The 1% and 2% Rule
Many investors use these quick calculations when they first see a potential property. We explained the rule and the calculations in one of our previous blogs, “Should you Follow the 1% or the 2% Rule?” In this blog we will broaden the discussion. Successful investors work to a longer-term game plan, and they bring other factors into the purchase decisions. The 1% and 2% rule delivers a sort of “screenshot” – the purchase price and initial renovation costs times 1% or 2% equals monthly rent to charge. This rental figure can be compared to how much competitor landlords are charging for a similar property, and how the current market is responding to those rent levels.
9 Additional Factors to Consider
These additional issues help an investor to make a sound purchase decision:
- Will this property support, strengthen or weaken the total portfolio in terms of clear equity, future equity growth, and monthly cash flow?
- How will buying this property impact, say, sleeping partners or other financial commitments?
- Has the property inspection been done and, if so, has it exposed future maintenance or replacement costs that are not part of the initial repair/renovation expense used in the 1%/2% calculation?
- If the property has current tenants, what is their on-time rent payment and care-of-the-property track record?
- When do current leases expire, and how likely are they to renew or move out?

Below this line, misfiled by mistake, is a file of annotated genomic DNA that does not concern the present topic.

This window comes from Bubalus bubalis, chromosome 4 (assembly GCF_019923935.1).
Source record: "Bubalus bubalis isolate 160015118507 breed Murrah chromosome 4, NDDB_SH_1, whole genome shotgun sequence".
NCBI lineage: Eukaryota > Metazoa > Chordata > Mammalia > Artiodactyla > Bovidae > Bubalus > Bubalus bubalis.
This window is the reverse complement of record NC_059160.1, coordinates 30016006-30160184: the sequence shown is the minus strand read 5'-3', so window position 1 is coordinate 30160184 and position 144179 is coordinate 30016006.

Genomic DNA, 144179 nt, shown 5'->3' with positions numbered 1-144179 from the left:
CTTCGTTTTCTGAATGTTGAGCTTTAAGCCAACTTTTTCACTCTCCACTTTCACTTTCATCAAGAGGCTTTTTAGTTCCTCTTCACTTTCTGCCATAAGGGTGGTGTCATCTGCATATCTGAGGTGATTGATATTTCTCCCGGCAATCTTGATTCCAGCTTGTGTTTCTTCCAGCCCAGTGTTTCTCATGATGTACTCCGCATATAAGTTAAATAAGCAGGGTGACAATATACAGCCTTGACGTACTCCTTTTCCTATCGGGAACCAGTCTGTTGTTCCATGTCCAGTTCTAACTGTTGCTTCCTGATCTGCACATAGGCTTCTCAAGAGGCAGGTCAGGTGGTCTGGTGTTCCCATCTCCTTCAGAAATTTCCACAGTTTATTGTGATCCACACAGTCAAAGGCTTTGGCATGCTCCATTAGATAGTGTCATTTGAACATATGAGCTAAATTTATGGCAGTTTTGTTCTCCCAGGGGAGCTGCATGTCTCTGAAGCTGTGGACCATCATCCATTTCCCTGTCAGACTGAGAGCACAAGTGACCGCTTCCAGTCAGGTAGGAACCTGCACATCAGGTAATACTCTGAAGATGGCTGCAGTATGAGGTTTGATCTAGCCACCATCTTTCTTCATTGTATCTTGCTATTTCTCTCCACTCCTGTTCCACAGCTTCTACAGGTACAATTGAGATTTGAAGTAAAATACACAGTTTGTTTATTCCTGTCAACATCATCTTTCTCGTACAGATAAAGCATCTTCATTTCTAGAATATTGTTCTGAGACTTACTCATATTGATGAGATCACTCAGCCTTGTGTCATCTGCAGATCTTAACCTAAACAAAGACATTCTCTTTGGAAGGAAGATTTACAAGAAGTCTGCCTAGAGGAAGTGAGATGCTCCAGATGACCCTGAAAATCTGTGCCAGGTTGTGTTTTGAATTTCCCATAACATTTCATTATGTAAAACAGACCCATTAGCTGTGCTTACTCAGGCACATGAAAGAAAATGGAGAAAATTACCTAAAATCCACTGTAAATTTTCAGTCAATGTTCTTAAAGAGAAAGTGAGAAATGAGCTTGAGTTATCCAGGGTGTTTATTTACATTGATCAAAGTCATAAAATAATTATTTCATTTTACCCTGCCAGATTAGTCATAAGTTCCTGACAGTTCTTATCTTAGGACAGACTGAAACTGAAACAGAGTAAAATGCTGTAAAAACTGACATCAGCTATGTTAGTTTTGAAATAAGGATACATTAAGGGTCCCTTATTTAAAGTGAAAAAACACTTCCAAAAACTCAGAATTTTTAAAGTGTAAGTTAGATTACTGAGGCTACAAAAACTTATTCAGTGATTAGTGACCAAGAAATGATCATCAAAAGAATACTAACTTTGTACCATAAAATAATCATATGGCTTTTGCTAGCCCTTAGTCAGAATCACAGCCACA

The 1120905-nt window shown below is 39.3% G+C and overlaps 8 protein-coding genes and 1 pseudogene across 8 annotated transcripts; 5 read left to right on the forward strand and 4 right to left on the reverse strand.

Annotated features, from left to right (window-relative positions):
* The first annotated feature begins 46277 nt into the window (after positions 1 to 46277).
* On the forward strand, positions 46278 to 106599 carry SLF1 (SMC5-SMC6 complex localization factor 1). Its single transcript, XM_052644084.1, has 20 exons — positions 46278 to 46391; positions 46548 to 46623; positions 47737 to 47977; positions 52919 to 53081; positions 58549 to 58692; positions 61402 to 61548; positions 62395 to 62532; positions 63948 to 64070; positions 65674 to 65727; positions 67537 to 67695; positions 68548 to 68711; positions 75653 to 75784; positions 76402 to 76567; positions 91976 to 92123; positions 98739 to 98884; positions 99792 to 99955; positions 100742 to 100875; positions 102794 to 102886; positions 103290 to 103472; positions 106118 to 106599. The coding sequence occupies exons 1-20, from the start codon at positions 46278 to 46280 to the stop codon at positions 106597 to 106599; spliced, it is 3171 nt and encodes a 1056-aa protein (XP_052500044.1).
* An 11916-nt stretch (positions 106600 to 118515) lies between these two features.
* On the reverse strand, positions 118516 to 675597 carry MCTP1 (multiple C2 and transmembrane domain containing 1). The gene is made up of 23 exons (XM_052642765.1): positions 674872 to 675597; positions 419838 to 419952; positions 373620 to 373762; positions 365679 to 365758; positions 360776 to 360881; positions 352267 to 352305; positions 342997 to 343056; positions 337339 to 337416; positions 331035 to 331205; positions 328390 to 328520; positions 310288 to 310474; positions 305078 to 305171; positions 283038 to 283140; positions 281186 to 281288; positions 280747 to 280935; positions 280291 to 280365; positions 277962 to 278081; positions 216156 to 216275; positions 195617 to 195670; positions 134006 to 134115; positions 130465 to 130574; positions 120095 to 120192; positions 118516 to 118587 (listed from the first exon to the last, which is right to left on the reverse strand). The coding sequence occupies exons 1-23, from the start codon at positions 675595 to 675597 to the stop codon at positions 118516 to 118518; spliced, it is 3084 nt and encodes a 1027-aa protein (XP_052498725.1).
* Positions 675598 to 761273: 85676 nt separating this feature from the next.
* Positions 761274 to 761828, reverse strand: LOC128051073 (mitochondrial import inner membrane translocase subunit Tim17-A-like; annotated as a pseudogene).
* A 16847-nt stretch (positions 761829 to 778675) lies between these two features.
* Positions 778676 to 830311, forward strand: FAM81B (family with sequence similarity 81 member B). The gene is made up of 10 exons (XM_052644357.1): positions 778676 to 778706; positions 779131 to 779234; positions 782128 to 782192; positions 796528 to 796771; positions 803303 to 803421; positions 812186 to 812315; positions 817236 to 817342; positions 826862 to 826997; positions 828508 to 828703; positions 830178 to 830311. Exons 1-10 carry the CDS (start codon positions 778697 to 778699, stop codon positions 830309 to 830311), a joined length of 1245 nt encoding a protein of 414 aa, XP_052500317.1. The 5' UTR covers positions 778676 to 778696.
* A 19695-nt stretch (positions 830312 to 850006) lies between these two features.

- Have current tenants made any unapproved or “unique” alterations that may need “correcting” should they not renew their lease?
- How is the neighborhood changing? Will future tenants be able to pay higher rents or expect to pay lower rents than current lessees?
- When are sitting tenants likely to vacate in the context of neighborhood changes and changes to market rent levels?
- Are current local employers moving into or out of the neighborhood, increasing or decreasing productivity and hiring practices? How will those economic shifts impact future rental levels and potential vacancy rates?
The 1% and 2% calculations are valuable for “right-now” decisions and to get an immediate screenshot of an investment opportunity, but they are just that. They do not, and are not intended to, enable a broad-based final decision to buy-and-hold or to pass. Investors who plan their investment strategy several transactions ahead, factor in some or all of the above nine points.
The one possible exception to just using the 1%/2% rule may be where an investor is nearing the 45 day deadline to name potential acquisitions in a deferred 1031 Exchange. When you are under the gun and must choose something to roll capital gains into, knowing you will flip it as soon as the time is right, the simple rule may be good enough.